Minnesota, which received $47 million, plans to spend the money on grants to replace diesel school buses, ferries, tug boats and other heavy-duty vehicles.

Southern states are also on tap to receive some money from the settlement. Georgia in particular has already announced plans to spend money on a new fleet of electric buses and charging stations. Meanwhile, Virginia plans to build an extensive network of electric vehicle charging stations — which could end up incentivizing the sale of more electric cars in the state.

The settlements paid out in the United States aren’t just helping individual states either, they’re also helping to pique the appetites of companies to participate in clean-vehicle technologies, like expanding electric vehicle charging networks. This boost in funding could be the push needed to encourage investors to fund more stations and signal to consumers that buying electric vehicles is a viable option for them.

Some states are also seeing this as an opportunity to outline plans to better serve vulnerable communities, with the understanding that regardless of who they are or where they live, it is important to make clean transportation accessible to everyone.

Take Pennsylvania’s plan as an example. In addition to funding projects to retrofit diesel-burning locomotives, marine engines and other equipment that pollutes the air, this state is choosing to focus on densely populated areas — including Philadelphia and Pittsburgh — where vulnerable neighborhoods are often disproportionately impacted by air pollution.

And the list of states trying to make positive change as a result of a bad situation, goes on. While there is no mandatory way each state must spend their allotment, there seems to be a common thread among the ones with proposals and set plans: Find ways to lessen the harm that Volkswagen caused to the air communities breathe. There’s no changing what Volkswagen did but the funds will help improve air quality and protect public health in the future.   

Federal spending

As part of the settlement, Volkswagen must also create a National Zero Emission Vehicle (ZEV) Investment Plan and spend $2 billion on ZEV infrastructure and programs, including neutral media activities aimed at increasing public awareness of zero-emission vehicles. Of that total, USD $300 million is allocated towards the installation of electric vehicle charging stations.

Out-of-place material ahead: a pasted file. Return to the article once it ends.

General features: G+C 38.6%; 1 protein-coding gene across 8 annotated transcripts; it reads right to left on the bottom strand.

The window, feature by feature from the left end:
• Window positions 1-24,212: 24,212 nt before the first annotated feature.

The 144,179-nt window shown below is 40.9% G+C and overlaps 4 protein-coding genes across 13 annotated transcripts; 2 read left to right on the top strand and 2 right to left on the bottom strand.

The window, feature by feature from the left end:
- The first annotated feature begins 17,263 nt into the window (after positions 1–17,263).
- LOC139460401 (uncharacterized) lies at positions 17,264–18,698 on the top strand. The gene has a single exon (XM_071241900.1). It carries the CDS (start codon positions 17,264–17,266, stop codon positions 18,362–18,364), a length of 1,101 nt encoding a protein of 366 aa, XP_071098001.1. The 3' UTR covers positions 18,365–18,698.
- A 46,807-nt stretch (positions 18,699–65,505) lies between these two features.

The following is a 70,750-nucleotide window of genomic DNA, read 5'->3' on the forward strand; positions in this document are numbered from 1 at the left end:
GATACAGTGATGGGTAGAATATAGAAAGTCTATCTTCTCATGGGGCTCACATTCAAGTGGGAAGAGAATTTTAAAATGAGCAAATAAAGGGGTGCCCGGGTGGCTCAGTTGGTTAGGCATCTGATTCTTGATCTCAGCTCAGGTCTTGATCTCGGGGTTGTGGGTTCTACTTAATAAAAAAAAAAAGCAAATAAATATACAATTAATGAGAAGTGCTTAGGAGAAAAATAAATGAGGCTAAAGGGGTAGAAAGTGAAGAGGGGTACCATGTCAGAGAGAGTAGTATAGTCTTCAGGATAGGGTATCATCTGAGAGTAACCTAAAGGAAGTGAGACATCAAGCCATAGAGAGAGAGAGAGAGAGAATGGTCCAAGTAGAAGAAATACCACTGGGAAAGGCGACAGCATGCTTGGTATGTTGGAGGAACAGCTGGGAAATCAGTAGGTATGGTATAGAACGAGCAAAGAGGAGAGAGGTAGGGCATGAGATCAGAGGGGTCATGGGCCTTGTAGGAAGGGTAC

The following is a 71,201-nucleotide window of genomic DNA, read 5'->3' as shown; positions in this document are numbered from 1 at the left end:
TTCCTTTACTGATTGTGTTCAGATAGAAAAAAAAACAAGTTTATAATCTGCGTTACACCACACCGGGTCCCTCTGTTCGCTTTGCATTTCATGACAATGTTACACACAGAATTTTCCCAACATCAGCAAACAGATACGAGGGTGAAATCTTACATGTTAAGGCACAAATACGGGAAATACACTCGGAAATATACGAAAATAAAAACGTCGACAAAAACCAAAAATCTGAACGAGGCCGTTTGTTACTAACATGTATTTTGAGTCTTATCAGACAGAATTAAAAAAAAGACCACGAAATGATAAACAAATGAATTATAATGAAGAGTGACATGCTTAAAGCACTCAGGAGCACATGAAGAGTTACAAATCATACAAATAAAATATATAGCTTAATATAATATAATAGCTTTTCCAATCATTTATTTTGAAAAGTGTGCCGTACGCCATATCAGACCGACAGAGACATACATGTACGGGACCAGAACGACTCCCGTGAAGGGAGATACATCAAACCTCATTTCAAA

Given that there were more than 100, 000 emissions-cheating vehicles sold in Canada, it is estimated that we could benefit from CAD $105 billion in fines under CEPA — the minimum penalty under the Act is CAD $1 million per penalty. This money could be used to help provinces meet air quality standards and help push forward the adoption of low and zero-emissions vehicles across Canada. Money could be given to each of the provinces to fund similar programs that are underway in the United States.

It seems ironic that under President Trump’s government — which has been notoriously anti-environment — Volkswagen’s cash settlement is being used to mitigate environmental damage while our government continues to claim it is on the side of the environment, but is buying billion dollar pipelines and letting foreign companies get away with crimes against Canadians.

Volkswagen broke the law and it is individuals, communities, and the environment that has been forced to bear the brunt of harm from its actions. But it doesn’t have to end on this note. The federal government does have options.

When VW plead guilty in the United States, its settlement agreement included a clause that prevents the company from walking back on any part of its confessions, anytime or anywhere. This also makes any effort by Canada to prosecute the company a veritable cake-walk.  That Canada still refuses to take action is why we are taking them to court.

We want to know why the government continues to drag its feet and why it is actively trying to withhold documents and information regarding the status of its investigation into Volkswagen’s crimes. It is high time the company pays the price for what it has done to the air you and I breathe.

Same story, two very different messages

The United States got this one right.

When Volkswagen lied and cheated Americans, their government took swift, decisive action that said more than words ever could. It sent a clear message to companies — both domestic and foreign — that if they were to scam American citizens and put their health in jeopardy, they would face consequences.

Canada’s government needs to start thinking about what message it wants to be sending to companies.

Is Canada open to polluters for business? Or will our federal government refuse to tolerate companies that break our laws and endanger our communities?

Both choices are on the table. We’ll be pushing for it to choose the latter.